Murphy’s Education Department Releases ‘User-Unfriendly’ Test Scores Available to Those With ‘Significant Excel Knowledge’

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Politico NJ has published its take on the New Jersey Education Department’s release of district-by-district state test scores which students took eight months ago. As a public service for those without a subscription to PoliticoPro, here are the highlights from journalist Carly Sitrin:

With little fanfare, the state DOE late last Friday published 25 different spreadsheets of data broken down by grade level (3-11), subject area (English, math and science) and test (NJSLA, the Dynamic Learning Maps test for students with disabilities, the ACCESS test for English learners and the New Jersey Graduation Proficiency Assessment)…The results published Friday aren’t user friendly and require significant Microsoft Excel knowledge to navigate. In previous years, the DOE has released district- and school-level downloadable files and summaries. Those were absent as of late Tuesday morning.

And,

Some education advocates, lawmakers and parents have been demanding the state release the detailed scores for months, claiming the data are critical to directing targeted learning supports to struggling students.

Sitrin reports that most NJ students are not reading or doing math at grade-level. Achievement gaps between Black and Hispanic students and their white and Asian peers increased during the pandemic. Students from low-income homes, those learning English, and those with disabilities fared the worst. “One might be able to slow down the sharing of information, even dump information the Friday before the Holiday Season — but facts still matter,” Paula White, executive director of the statewide education advocacy organization JerseyCAN, said in a statement after the release of the data. “Information sharing and transparency remain potent tools to help inform our learning recovery.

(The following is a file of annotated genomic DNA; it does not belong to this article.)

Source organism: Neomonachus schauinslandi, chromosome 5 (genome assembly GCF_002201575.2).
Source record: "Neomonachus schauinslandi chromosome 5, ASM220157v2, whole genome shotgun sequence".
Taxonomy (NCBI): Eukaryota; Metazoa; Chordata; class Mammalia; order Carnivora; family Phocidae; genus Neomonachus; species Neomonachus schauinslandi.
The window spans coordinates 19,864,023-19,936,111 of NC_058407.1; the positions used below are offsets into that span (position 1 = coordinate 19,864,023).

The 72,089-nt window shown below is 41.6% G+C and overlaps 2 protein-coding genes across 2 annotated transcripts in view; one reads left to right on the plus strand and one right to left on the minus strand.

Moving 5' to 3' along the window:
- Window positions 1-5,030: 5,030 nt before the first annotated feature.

The article references a new report from the New Jersey Public Charter School Association that shows  Black and Latino students enrolled in charters in the six largest charter cities (Newark, Trenton, Paterson, Camden, Jersey City and Plainfield) were twice as likely to be proficient in English and math compared to their district peers and concludes, “charter school leaders and advocates are likely to lean on this data when applying to renew their charters or request permission to expand next year.”

“With this new data, NJDOE has the information they need to make the right decisions for students and families on charter school application decisions,” Harry Lee, president of the NJPCSA said in a statement. “Families can’t wait any longer and we must continue to invest in what works.”

Under Democratic Gov. Phil Murphy, charter growth has slowed in the state. This year the DOE denied several charter schools’ expansion requests and closed one Newark school, drawing criticism from the NJPCSA and charter families.

The next round of charter school decisions are expected to be announced by Feb. 1.

 

 

 

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